Tracing the effect of psychopathy on future offending through two layers of proactive criminal thinking

Authored by: Glenn D. Walters

Routledge International Handbook of Psychopathy and Crime

Print publication date:  August  2018
Online publication date:  August  2018

Print ISBN: 9781138085169
eBook ISBN: 9781315111476
Adobe ISBN:

10.4324/9781315111476-2

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Abstract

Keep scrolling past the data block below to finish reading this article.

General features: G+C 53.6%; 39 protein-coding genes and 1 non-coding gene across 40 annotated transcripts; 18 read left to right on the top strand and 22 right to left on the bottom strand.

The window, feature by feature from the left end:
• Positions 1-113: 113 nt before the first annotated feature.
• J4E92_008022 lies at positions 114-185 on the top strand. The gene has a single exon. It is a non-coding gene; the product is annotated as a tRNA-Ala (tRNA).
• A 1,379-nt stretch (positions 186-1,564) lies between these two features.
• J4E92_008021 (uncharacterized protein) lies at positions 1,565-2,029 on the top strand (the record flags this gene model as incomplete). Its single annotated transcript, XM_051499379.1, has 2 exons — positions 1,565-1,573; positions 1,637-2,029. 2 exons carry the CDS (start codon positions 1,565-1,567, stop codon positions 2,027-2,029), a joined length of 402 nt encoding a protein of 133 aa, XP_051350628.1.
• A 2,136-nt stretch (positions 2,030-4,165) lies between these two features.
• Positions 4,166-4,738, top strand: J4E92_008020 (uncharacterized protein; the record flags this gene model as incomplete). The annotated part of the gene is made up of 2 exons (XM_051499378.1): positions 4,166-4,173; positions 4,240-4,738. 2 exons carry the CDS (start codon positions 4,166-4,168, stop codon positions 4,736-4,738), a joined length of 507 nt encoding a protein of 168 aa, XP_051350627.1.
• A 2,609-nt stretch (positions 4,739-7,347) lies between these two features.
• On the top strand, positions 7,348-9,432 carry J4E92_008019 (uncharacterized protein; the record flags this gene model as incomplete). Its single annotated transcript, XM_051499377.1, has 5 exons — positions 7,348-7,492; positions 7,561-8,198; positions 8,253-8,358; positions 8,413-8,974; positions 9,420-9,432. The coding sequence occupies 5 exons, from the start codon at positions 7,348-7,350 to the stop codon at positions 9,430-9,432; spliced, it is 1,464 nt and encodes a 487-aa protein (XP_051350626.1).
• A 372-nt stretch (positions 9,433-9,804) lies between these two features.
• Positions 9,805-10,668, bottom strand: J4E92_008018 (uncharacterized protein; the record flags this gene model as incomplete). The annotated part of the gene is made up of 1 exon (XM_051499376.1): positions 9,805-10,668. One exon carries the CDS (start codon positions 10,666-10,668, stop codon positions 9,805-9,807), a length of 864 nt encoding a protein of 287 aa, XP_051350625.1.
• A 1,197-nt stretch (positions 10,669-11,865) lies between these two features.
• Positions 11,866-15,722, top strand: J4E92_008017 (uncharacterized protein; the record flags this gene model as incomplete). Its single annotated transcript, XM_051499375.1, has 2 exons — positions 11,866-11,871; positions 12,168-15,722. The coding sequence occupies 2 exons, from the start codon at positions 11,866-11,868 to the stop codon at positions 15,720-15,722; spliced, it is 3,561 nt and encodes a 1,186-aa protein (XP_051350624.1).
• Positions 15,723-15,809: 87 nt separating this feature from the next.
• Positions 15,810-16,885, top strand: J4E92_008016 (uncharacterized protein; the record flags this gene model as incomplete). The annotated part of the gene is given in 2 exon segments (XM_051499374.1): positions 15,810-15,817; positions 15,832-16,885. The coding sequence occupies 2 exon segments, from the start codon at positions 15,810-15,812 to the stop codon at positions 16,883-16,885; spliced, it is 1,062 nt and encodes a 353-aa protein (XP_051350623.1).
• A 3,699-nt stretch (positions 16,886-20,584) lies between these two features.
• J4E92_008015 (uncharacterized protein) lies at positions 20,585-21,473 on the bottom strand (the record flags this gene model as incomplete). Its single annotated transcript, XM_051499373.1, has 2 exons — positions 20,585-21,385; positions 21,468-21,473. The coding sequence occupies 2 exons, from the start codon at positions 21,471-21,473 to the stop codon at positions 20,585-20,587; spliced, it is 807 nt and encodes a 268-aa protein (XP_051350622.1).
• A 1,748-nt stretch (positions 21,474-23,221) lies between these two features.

The purpose of this empirical investigation was to explore general proactive criminal thinking and a facet of proactive criminal thinking (i.e., superoptimism), as mediators of the psychopathy‒offending relationship. Psychopathy was assessed with the total score from the Psychopathy Checklist: Youth Version (PCL: YV), general proactive criminal thinking was assessed with the moral disengagement scale, and superoptimism was assessed with a reverse scored certainty of punishment measure. Analyses were conducted on male participants from the Pathways to Desistance study (N = 1,170). Results disclosed a significant three-mediator layered effect whereby the first-order mediator, general proactive criminal thinking, mediated the psychopathy‒offending relationship, and the second-order mediator, superoptimism, mediated general proactive criminal thinking. When the two mediators were reversed, with superoptimism assuming the position of first-order mediator and general proactive criminal thinking assuming the role of second-order mediator, the three-mediator indirect effect was no longer significant. This suggests that several layers of criminal thinking may be responsible for psychopathy’s ability to predict future criminal offending.

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